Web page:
• 12. Performance • Performance is how a person uses this knowledge in producing and understanding sentences. The difference between competence and performance can be seen in the production of long and complex sentences. People may have the competence to produce an infinitely long sentence but when they actually attempt to use this knowledge (to “perform”) there are many reasons why they restrict the number of adjectives, adverbs , and clauses in any sentenceThey may run out of breath or the listener may get bored or forget what has been said if the sentence is too long.
  • 13. Functions of language • Language has functions in different circumstances. When everyday talk is examined, we become aware that there are many functions we perform by language such as expressing fears or affection, swearing, greeting. • As an individual a major function of language is the expression of our personal identity- the signalling of who we are and where we belong. The use of language tell listeners-readers about our • Regional origin • Social background • Level of education • Age • Sex • Personality • As individuals we use language to express our opinions, ideas and feelings. Language has an emotive or expressive function. It is the instrument of thought and is used to speak thoughts aloud. •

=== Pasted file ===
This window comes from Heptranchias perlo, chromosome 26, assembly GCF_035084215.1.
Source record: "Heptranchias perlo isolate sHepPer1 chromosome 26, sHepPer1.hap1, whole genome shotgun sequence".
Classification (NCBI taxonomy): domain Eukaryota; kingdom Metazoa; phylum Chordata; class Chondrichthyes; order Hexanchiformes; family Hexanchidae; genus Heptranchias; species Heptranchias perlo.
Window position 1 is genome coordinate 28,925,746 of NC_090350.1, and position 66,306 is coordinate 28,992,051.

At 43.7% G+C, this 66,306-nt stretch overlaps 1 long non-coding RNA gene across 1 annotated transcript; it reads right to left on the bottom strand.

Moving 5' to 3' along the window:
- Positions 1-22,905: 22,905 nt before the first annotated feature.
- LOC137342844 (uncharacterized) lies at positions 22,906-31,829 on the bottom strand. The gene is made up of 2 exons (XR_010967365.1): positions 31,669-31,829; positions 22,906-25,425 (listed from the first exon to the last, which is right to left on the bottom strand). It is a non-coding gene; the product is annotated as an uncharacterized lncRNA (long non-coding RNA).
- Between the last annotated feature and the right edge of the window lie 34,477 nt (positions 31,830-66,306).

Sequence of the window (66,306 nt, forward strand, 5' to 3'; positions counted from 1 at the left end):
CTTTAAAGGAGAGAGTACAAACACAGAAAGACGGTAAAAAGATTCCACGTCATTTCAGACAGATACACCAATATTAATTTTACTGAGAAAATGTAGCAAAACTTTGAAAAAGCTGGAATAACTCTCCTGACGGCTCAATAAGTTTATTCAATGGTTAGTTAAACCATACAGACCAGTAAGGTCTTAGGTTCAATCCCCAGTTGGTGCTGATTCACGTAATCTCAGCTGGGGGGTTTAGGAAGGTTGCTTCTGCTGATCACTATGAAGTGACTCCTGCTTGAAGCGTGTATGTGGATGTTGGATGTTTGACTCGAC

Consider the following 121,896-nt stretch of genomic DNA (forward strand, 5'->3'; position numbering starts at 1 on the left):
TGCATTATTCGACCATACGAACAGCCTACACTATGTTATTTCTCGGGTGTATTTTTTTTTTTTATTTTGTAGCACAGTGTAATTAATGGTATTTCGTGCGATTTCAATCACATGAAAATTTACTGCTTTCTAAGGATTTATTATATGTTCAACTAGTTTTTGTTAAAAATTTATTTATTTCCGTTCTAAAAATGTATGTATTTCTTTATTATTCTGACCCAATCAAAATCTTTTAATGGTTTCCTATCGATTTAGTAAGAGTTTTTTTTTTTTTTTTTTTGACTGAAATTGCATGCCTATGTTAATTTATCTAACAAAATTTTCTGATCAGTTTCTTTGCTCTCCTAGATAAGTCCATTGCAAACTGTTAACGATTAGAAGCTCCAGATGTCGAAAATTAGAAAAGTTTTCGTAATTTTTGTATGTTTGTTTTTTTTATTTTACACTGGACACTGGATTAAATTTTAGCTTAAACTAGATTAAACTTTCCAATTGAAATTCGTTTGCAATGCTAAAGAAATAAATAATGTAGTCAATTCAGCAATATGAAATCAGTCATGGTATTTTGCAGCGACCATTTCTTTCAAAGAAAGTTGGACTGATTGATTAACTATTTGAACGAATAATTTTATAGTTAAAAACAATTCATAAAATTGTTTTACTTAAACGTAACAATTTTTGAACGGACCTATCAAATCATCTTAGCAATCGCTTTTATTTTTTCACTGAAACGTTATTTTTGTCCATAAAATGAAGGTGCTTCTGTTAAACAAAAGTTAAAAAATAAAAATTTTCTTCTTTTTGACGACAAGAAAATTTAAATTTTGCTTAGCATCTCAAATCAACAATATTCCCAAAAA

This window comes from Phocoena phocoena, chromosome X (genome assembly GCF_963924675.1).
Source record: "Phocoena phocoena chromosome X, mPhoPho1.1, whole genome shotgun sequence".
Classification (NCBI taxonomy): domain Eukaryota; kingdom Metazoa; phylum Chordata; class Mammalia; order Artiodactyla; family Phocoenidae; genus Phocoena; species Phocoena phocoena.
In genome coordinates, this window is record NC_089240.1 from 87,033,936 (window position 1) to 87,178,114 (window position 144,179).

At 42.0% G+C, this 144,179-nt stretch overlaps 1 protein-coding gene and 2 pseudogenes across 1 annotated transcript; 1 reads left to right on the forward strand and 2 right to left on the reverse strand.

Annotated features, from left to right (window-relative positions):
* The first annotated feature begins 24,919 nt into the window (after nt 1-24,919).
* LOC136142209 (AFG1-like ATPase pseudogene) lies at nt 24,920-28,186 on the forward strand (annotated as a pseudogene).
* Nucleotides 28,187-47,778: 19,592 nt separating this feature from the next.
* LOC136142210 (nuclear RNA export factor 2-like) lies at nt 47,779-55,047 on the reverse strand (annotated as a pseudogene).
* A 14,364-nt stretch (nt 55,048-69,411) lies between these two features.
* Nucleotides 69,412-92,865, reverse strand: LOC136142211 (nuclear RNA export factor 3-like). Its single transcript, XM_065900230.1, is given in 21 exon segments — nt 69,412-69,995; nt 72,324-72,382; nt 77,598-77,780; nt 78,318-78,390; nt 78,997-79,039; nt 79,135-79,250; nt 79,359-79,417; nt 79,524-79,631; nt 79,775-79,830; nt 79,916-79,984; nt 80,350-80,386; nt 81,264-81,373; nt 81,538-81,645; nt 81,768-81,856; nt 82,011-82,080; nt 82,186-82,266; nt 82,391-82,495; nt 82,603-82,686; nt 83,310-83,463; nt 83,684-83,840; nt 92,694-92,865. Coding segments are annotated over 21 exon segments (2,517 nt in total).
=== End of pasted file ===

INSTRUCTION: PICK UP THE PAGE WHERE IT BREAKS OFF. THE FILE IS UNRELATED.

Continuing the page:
• 14. Functions of language • As a member of society we use our language to maintain a comfortable relationship between people and to signal friendship. The use of such phrases such as “Good Morning” “pleased to meet you” and ritual exchanges about health and the weather do not communicate ideas in the usual sense , but it helps to form friendship (Phatic Communion by Malinowski, 1942).They are automatically produced and stereotyped in nature. E.g. In English – weather , in Turkish – health. Language is also the expression of social identity. Our language conveys information about who we are and where we belong to. Language also has a unitary function. It unites people. As in the following cases; The shooting of names and slogans at public meetings • The chanting of a crowd at a football match. • The stage managed audience reactions to TV game shows • The shouts of affirmation at some religiousmeetings. •